When you reach Rattlesnake, go straight across and pedal 100 feet. Now turn left at the trail fork. You're now on lower Gopher Snake. The trail heads south parallel to Rattlesnake as you descend.

This trail is narrow and fairly smooth. For your next ride, you may actually prefer to climb this route instead of Rattlesnake.

At the trail fork between Gopher Snake and Elk Crossing, I'm looking back to the north uphill. (The "social trail" between the oak scrub has been closed off.)

The next trail fork comes in around 1/10th mile. Keep left to stay on Gopher Snake. The trail on the right is Cottontail (an alternate descending route to the bench road (BST).

Now head downhill and merge with Rattlesnake. Dump onto the Bench Road.

Now you could simply backtrack through the Race Loop. But instead, we're heading south on the Bench Road so we can play on the Aquila (Cliff) Trail.

Rolling south downhill on Gopher Snake.

Go 1/2 mile south on the Bench Road. As the road turns to the west, spot the doubletrack dropping off by the tower-whatever-thing.

Veer left to take the northbound singletrack trail that follows the top of the cliffs. That's the Aquila Trail. (Don't continue south from the doubletrack -- that's the Zorro Trail, and it will drop you to a neighborhood in Orem near the canyon mouth. Or hey, maybe that's what you want. Just pedal out to 800 North and descend to the Provo River Parkway and pedal back to Canyon View.)

Rolling downhill on the Aquila (Cliff) Trail toward the Race Loop.

At mile 0.5 of the Aquila Trail, it will drop to the Race Loop. The quickest way down is to your right. For a longer trip, consider forking left and doing the mile of the Race Loop that you missed on the way up.

Bottom Line:
Rattlesnake is a key access trail to the Timp Foothills. It's decent riding but a tough climb, recommended for tough intermediates and above.

View west at the mouth of Provo Canyon from the Race Loop.

NOTE! This is an area maintained for the benefit of wildlife. Bicycling is ONLY allowed when it does not impact animals.
These trails are closed from December 1st through April 15th for the benefit of the winter deer herd.

Getting there, Timpanogos Park:  Exit I-15 on Orem's 800 North and drive straight towards the mountains. Keep left to enter Provo Canyon. After 1 mile, you'll pass the entrance to Canyon View Park on your left. About 100 yards later, there's a diversion dam, then a bridge over the river to Timpanogos Park. (The parks are on opposite sides of the Provo River.) Drive over the bridge and park in the lot. Ride to the northwest corner of the parking area. Begin your ride by pedaling up the gravel road. Keep straight at the road fork at  mile 0.3 if you're heading for the Bottom Access trail (recommended), or fork R uphill for the Ravine or East Access trails. Ride through the race loop and take the Upper Access trail to the BST to connect to uphill trails.

Orem Bench BST Trailhead:  Exit I-15 on Orem's 800 North and drive straight towards the mountains. At 800 East, turn left and drive north about 1 mile. Immediately past the fence at the uphill end of the cemetery, turn right (east) on Cascade Drive. Drive 1/2 mile then fork uphill before you approach the water treatment plant. Take two switchbacks up, passing the lower overflow parking, to the paved parking area with the bathroom. Your trail is right across from where the road entered the parking lot.

Bathroom:  Orem BST TH, Dry Canyon TH, Canyon View Park, Canyon Glen Park, Nunn's Park
Water:  Canyon View Park, Canyon Glen Park, Nunn's Park
Camping:  Nunn's Park

Dry Canyon Trailhead:  Turn east off State Street (Highway 89) at 200 South in Lindon, which also happens to be 2000 North for Orem. Keep straight as you approach the mountains. When the road begins to turn right (south), turn left onto Dry Canyon Drive heading northeast. Now keep straight uphill until the road turns into the trailhead. To reach the Shooter uphill route, go south on the BST to the Orem trailhead.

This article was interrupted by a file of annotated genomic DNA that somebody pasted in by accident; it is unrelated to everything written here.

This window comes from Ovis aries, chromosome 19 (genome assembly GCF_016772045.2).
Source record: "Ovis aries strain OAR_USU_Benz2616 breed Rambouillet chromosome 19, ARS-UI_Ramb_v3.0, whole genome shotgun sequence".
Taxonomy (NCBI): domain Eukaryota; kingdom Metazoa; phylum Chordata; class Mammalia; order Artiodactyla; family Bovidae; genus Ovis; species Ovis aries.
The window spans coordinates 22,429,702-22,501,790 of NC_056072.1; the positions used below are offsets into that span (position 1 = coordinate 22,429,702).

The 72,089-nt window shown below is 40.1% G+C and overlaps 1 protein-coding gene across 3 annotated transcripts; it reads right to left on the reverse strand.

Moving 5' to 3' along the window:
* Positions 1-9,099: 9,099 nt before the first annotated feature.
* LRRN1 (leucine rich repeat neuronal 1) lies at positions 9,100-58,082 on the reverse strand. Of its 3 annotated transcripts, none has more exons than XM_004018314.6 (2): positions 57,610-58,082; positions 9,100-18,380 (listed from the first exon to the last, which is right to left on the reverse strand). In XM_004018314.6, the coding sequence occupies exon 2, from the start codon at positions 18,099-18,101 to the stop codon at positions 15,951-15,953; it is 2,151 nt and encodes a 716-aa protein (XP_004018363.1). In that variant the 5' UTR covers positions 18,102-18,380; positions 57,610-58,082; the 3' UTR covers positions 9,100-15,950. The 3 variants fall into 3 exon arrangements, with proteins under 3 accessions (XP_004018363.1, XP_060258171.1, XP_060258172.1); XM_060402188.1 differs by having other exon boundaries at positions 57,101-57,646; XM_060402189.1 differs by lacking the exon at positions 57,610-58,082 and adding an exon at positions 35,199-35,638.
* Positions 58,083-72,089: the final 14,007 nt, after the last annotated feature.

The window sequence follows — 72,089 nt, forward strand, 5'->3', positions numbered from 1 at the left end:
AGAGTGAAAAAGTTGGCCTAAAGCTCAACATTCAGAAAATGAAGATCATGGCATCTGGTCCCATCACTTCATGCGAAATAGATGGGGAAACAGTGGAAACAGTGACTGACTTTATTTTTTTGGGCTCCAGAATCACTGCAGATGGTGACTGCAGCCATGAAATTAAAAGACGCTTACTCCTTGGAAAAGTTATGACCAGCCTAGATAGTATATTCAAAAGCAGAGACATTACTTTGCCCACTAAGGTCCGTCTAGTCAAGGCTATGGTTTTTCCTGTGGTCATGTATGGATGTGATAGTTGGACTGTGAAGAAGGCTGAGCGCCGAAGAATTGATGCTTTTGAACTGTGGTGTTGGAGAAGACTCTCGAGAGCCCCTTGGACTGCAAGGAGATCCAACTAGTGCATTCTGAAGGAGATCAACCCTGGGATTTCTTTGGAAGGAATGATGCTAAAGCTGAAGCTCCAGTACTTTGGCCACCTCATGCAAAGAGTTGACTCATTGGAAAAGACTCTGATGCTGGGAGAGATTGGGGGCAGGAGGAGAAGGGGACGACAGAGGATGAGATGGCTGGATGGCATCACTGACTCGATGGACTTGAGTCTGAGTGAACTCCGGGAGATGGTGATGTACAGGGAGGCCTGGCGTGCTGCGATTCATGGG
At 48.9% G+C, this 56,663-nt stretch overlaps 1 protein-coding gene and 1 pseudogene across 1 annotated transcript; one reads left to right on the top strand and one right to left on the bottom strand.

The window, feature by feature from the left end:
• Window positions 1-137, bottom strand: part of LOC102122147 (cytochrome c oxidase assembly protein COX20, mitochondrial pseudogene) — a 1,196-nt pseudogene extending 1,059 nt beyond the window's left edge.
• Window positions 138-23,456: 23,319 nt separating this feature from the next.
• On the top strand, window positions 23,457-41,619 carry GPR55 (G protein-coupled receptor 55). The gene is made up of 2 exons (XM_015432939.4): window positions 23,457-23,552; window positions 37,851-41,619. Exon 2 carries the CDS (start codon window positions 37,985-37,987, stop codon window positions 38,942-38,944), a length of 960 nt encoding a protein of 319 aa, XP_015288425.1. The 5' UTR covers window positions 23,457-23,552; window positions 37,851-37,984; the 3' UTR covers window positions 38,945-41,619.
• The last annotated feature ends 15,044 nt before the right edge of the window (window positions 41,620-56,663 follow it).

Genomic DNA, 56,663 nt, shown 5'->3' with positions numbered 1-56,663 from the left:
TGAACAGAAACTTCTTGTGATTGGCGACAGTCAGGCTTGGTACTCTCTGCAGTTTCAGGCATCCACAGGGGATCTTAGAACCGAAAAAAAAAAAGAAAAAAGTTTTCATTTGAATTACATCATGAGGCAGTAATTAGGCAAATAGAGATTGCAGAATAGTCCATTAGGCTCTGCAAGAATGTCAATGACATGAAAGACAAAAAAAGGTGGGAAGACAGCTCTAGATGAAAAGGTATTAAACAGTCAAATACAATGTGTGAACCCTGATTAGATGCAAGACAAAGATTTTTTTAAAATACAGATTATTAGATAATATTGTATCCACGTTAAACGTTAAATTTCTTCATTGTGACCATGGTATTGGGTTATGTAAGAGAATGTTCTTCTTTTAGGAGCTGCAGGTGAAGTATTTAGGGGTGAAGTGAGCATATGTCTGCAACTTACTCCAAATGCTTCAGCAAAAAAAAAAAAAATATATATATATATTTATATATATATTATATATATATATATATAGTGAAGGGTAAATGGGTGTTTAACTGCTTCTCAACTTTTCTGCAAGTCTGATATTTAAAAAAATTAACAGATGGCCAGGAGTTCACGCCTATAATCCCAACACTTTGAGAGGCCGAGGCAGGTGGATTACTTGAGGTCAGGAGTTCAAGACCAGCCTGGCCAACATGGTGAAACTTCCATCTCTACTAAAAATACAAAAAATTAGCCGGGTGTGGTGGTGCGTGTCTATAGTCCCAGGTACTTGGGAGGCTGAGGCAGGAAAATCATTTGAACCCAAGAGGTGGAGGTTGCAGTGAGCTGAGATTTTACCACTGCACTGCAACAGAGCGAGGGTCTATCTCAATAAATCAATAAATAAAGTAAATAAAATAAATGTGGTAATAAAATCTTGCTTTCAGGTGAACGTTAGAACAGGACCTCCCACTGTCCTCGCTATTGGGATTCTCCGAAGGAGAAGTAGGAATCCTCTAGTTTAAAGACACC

Canyon Glen:
Use this trailhead if you plan to ride counter-clockwise or out-and-back. Note that if you ride this direction there are some granny-gear climbs that are a bit loose. Exit I-15 on Orem's 800 North and drive straight towards the mountains. Keep left to enter Provo Canyon. About 3 miles later, you'll see the parking area for Canyon Glen on your left. Go across the bridge to the Parkway. Turn right, and find the GWT on your left about 200 feet later, forking uphill just before the paved parkway curves around a rock outcrop.
Nunn's Park:
  This makes the ride about a mile longer, but at the expense of a rather ugly short section of trail from Nunn's park up to the aqueduct. Going up-canyon, turn right 4 miles up the canyon, then left under 89. Go into Nunn's Park. On your bike, come back through the park entrance, then turn left on a broken-up roadway just before the road goes under 89. Turn left at the fence and follow the fence uphill. This section is a hike-a-bike uphill. As the singletrack reaches the top, go left (west).
Zorro (1560 East Trailhead):
  Take 800 North in Orem toward the mountains. Just as the road starts to descend into the canyon, turn left on 1560 East. Go to the end of the pavement and park on the right. The ugly jeep road switchbacks east of the trailhead take you uphill -- 0.4 miles with 200 vertical -- to the Zorro singletrack. Zorro will add another 300 vertical and 0.6 miles. (Don't fork onto the steeper Bramber DH. You'll know it as you pass it.) When Zorro hits doubletrack, head a bit further uphill to the Bench Road for uphill connections.
Canyon Mouth Provo River Parkway:
There's a parking area on Orem's 800 North Street just before you enter Provo canyon. It's just east of the gas station. GPS N 40 18.840'  W 111 39.472'. To get to the parkway, go east over the river and through the fence. Go uphill to the Canyon View Park, Canyon Glen, or Nunn's park for uphill singletrack connections to the Bench Road.
Riding resources:
GPS track files: (Right click and Save as...)
    Multi-track area file (over 50 tracks)
Topographic maps for printing (caution: closed trails and old trail names! need updating): 
    Orem Bench Zoom   Wider canyon mouth area
Lodging, camping, shops:     Links to Provo area resources

Copyright 2016 UtahMountainBiking
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Latest update August 2021.